Afghanistan: a long day


Special for Africa ExPress
Sara Mauri
8th September 2021

Yesterday morning Afghan women went out on the streets again. But if the protests, over and above are made to underlining the desire to clarify the position of women within the new Afghan political order, also denounced the situation in the Panjshir valley. Many slogans, in the streets and among the people, were also against Pakistan.

On this day full of news, also characterized by a long and interesting discussion in the Italian Senate, the Taliban revealed the composition of the new government of a resurrected “Taliban Islamic emirate”.
For those who follow Afghan events, this has been an endless day. Many things have happened, let’s try to list them all.

Moahmmad Fahim Dashty

Moahmmad Fahim Dashty, spokesman and high commander of the National Resistance Front (NRF), the Afghan resistance that is now trying to fight the Taliban in the Panjshir Valley, died on 5 September. Dashty was very popular among people, so many have been the messages of condolence on social media.

Afghan journalist and politician has been the voice of the resistance during the conflicts in the Panjshir region, the last anti-Taliban stronghold. Born in 1973, he had survived an Al Qaeda attack on 9 September 2001. He had recently granted some interviews. In a video of NDTV (Indian media) – only 5 days ago – he said:
“If we all are killed in the resistance, this is a winning situation for us. The history will write about us, that there are people who stood for their nation to the end of line.”

Anti-Pakistan slogans

There have been many rumors about ongoing battles in the Panjshir valley. Some people think that Taliban attacks has been somehow aided by a neighboring state: Pakistan. And even if there is no official confirmation, the anti-Pakistani popular sentiment among people is very strong. This is why more and more slogans against this country appear in the protests.

Yesterday’s protests

Hundreds of people protested yesterday in Kabul about the situation in Panjshir. Afghan demonstrators, led by women, marched through the streets of the capital. The Taliban did not interfere at first, but then violently dispersed the protests firing into the air. Pakistan, as we have written, is seen by several Afghans as the state that helped the Taliban fight in the valley. Men and women were on the streets for various reasons. Panjshir, they say, has no medicine, there is no food, roads are blocked.

“Freedom” and “We do not want a government supported by Pakistan”. These are some of the slogans showed during the demonstrations, after Ahmad Massoud, the head of the National Resistance Front, lead the people to fight.

Women’s protests

Women’s protests continued, especially in Kabul. Women didn’t stop. They went out on the streets, despite everything and despite violence.

Zahra Rahimi of Tolo News reports: “The women of Herat also protest, demanding their fundamental rights; freedom”. All of them are asking what their life will be, now. Taliban imposed university classes separated by tents. Although Talibans said their society will be inclusive, they told women not to go out.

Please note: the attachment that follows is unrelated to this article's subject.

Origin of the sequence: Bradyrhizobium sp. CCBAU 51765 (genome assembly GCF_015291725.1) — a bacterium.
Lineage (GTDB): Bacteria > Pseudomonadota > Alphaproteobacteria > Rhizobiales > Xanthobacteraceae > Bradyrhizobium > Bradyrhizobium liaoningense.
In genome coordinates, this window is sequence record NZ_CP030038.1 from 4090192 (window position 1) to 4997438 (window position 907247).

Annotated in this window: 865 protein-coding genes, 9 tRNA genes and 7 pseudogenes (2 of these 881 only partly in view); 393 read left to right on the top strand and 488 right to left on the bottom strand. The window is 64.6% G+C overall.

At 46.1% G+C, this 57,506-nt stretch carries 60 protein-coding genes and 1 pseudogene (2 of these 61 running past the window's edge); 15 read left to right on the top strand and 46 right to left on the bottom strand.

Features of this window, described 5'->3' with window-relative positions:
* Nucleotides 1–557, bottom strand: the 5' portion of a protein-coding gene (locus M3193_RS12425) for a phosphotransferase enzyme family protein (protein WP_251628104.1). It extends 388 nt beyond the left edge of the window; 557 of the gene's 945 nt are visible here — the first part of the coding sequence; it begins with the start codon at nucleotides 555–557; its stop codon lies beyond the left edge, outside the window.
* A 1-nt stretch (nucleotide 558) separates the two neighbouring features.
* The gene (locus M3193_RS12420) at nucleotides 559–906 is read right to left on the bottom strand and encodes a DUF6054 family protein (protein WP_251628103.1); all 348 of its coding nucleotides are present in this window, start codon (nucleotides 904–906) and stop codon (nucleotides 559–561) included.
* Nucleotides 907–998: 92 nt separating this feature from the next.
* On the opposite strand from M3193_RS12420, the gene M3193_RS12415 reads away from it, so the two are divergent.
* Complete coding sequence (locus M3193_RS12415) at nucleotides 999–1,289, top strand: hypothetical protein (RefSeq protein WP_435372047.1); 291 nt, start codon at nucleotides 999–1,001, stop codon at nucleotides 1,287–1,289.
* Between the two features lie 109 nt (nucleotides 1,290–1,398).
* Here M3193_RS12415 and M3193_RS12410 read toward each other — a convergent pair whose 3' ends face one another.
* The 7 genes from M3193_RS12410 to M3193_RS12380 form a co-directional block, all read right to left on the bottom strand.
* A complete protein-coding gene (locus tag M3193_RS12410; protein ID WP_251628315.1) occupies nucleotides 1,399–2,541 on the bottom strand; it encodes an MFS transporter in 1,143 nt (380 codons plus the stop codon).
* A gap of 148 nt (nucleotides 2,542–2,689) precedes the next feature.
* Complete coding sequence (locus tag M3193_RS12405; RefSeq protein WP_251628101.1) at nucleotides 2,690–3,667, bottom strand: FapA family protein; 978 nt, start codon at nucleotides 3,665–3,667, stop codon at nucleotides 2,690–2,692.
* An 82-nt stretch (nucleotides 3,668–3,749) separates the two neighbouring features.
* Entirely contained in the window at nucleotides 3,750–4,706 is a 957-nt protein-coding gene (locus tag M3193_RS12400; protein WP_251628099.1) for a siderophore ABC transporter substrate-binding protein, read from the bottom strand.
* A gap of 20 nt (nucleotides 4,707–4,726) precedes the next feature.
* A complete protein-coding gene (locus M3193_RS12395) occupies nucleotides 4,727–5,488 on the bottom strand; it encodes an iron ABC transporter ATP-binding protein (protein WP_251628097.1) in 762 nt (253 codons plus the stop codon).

In a video, posted on Twitter, a Taliban compares women without hijabs at melons to buy.

In another video, posted on social media, a woman addresses a man, saying: “Panjshir is burning and you are watching. The children in the Panjshir have been bombed, the women have been killed, your brothers are about to be killed, why are you watching? Why don’t you join? Why don’t you take a stand? Why don’t you defend yourself? Why don’t you raise your voice?”

Meanwhile, Talibans, to disperse the crowd, started shooting in the air.


As women fought for their rights, some journalists which were following the protests were also targeted. At one point, Talibans also prevented some of them from resuming the demonstrations. A Tolo News cameraman was taken away by the Taliban along with his camera.

In a tweet, reporter Zahra Rahimi wrote:
“My colleague, Waheed Ahmadi, who was covering today’s protest in Kabul was taken by the Taliban fighters. He along with some other journalists and cameramen were taken to unknown place”.

And Lotfullah Najafizada, editor of Tolo News, also denounced on Twitter:
“Our colleague Waheed Ahmady, who has covered many frontlines over the years, is arrested by the Taliban in Kabul for filming Afghan women’s protest. I call on the Taliban to release our colleague asap”.

After a few hours, the chief of Tolo News reported on Twitter that the colleague had fortunately been released along with a dozen other journalists.

But the problem remains. Indeed, Lotfullah Najafizada has written:
“Media cameras are confiscated, journalists are asked not to film and some are turned away. Protestors continue to march in Kabul at gunpoint. Where is the freedom to protest and the freedom to report about it?”

Sara Mauri
Twitter @SM_SaraMauri

Afghanistan, gli spari sulla folla non fermano le proteste contro i talebani



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